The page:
“Sleep is vital too because you know, muscles only grow during regeneration.

“I eat six times a day, 15 eggs every evening and at least three meals of fish and three meals of meat a day. That’s how my life looks. Muscles are built in the kitchen, not in the gym.

‘The past is gone’

De Vis also insists that anyone who is serious about building muscle and generally increasingly their fitness has to reject the unhealthy aspects of their social lives.

“Alcohol, cigarettes and fast food should absolutely be avoided,” he stressed.

“Alcohol is the biggest enemy of the gym. When I drink a glass for instance, which happens very rarely, I notice that I lose some volume.

“In fitness like in any other thing in life, you need to set yourself a target and work towards it. Focus. Concentrate”

“It chases water out of the muscle and as muscles are made of water…it’s like killing them.

“Not only is alcohol detrimental to the muscle growth but it also reduces your muscle mass while increasing your body fat.”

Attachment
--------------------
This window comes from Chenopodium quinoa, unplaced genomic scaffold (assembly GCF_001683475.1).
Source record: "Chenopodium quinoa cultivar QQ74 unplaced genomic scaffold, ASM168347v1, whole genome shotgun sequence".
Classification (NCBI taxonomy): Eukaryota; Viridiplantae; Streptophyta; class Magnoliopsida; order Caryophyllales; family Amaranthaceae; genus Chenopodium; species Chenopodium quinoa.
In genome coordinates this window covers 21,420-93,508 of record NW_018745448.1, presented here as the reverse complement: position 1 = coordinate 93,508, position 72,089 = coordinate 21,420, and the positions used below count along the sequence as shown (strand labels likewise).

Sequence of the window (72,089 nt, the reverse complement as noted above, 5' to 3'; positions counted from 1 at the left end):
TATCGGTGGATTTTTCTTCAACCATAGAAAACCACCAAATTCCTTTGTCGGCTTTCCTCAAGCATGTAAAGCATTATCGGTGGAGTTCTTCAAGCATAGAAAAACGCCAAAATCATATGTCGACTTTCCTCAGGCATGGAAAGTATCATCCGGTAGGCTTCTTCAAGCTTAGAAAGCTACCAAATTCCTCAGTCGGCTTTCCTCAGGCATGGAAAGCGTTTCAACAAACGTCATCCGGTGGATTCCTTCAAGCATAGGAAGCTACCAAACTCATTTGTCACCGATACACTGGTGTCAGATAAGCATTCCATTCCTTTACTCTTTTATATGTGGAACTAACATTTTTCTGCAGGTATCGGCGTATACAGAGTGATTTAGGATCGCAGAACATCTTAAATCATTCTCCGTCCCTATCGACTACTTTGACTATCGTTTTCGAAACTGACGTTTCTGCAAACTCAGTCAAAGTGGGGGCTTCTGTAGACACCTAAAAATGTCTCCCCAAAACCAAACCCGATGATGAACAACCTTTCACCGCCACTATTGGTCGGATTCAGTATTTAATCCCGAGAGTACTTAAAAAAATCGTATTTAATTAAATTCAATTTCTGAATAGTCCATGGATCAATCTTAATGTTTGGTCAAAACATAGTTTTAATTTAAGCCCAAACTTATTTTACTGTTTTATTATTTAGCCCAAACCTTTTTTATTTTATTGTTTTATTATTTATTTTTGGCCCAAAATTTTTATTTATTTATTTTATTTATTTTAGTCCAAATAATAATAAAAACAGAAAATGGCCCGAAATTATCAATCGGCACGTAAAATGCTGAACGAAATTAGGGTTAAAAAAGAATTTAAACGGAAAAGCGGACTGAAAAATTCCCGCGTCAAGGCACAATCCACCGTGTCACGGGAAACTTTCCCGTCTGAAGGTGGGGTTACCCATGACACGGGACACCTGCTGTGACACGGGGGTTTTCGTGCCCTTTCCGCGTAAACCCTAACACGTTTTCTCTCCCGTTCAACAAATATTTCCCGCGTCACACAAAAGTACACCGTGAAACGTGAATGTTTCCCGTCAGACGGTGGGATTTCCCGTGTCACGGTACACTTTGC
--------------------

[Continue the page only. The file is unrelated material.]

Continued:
De Vis adds: “It goes without saying that if you want to see results you can’t cheat. Many people fail in this sport because they don’t train seriously and don’t give it their all.

“In fitness like in any other thing in life, you need to set yourself a target and work towards it. Focus. Concentrate. Don’t look at what the neighbour is doing, just focus on yourself.”

De Vis is not, however, resting on his laurels. “The past is gone, I have dreams for the future. I want to finish among the top three at Mr Olympia one day.”

He may never match Schwarzenegger’s seven Mr Olympia and four Mr Universe titles, but the Belgian already has a giant reputation in his chosen field.

Clarence de Vis is on Facebook. For more information about the Painworld Fitness Centre, click here.